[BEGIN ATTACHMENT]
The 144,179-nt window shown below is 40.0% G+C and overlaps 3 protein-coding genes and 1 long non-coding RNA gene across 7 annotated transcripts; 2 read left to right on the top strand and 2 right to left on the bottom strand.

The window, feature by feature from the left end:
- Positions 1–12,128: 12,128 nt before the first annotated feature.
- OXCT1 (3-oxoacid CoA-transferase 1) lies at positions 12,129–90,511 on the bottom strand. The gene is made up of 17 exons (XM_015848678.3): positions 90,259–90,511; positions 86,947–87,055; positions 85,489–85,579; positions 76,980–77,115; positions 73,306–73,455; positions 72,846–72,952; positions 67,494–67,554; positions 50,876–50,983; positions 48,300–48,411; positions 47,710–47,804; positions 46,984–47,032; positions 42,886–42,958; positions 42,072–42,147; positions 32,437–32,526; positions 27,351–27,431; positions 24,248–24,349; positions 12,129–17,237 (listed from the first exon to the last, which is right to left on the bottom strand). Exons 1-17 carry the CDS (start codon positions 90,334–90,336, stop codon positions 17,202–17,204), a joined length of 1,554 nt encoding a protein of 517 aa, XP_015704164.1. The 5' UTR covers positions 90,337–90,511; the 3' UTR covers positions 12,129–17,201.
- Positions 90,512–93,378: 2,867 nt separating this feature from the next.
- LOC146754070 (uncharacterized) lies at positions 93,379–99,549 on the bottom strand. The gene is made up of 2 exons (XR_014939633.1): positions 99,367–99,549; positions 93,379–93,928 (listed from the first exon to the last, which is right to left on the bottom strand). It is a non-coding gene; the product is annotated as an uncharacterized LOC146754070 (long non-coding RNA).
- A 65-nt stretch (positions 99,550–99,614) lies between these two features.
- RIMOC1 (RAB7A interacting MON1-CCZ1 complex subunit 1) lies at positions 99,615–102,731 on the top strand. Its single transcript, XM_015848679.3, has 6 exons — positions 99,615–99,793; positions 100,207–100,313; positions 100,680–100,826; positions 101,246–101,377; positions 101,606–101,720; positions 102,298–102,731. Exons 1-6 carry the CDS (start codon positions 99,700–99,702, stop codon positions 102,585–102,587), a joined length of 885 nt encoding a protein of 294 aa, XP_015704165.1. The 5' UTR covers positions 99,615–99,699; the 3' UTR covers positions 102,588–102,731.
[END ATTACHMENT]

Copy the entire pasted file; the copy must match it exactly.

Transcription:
The 144,179-nt window shown below is 40.0% G+C and overlaps 3 protein-coding genes and 1 long non-coding RNA gene across 7 annotated transcripts; 2 read left to right on the top strand and 2 right to left on the bottom strand.

The window, feature by feature from the left end:
- Positions 1–12,128: 12,128 nt before the first annotated feature.
- OXCT1 (3-oxoacid CoA-transferase 1) lies at positions 12,129–90,511 on the bottom strand. The gene is made up of 17 exons (XM_015848678.3): positions 90,259–90,511; positions 86,947–87,055; positions 85,489–85,579; positions 76,980–77,115; positions 73,306–73,455; positions 72,846–72,952; positions 67,494–67,554; positions 50,876–50,983; positions 48,300–48,411; positions 47,710–47,804; positions 46,984–47,032; positions 42,886–42,958; positions 42,072–42,147; positions 32,437–32,526; positions 27,351–27,431; positions 24,248–24,349; positions 12,129–17,237 (listed from the first exon to the last, which is right to left on the bottom strand). Exons 1-17 carry the CDS (start codon positions 90,334–90,336, stop codon positions 17,202–17,204), a joined length of 1,554 nt encoding a protein of 517 aa, XP_015704164.1. The 5' UTR covers positions 90,337–90,511; the 3' UTR covers positions 12,129–17,201.
- Positions 90,512–93,378: 2,867 nt separating this feature from the next.
- LOC146754070 (uncharacterized) lies at positions 93,379–99,549 on the bottom strand. The gene is made up of 2 exons (XR_014939633.1): positions 99,367–99,549; positions 93,379–93,928 (listed from the first exon to the last, which is right to left on the bottom strand). It is a non-coding gene; the product is annotated as an uncharacterized LOC146754070 (long non-coding RNA).
- A 65-nt stretch (positions 99,550–99,614) lies between these two features.
- RIMOC1 (RAB7A interacting MON1-CCZ1 complex subunit 1) lies at positions 99,615–102,731 on the top strand. Its single transcript, XM_015848679.3, has 6 exons — positions 99,615–99,793; positions 100,207–100,313; positions 100,680–100,826; positions 101,246–101,377; positions 101,606–101,720; positions 102,298–102,731. Exons 1-6 carry the CDS (start codon positions 99,700–99,702, stop codon positions 102,585–102,587), a joined length of 885 nt encoding a protein of 294 aa, XP_015704165.1. The 5' UTR covers positions 99,615–99,699; the 3' UTR covers positions 102,588–102,731.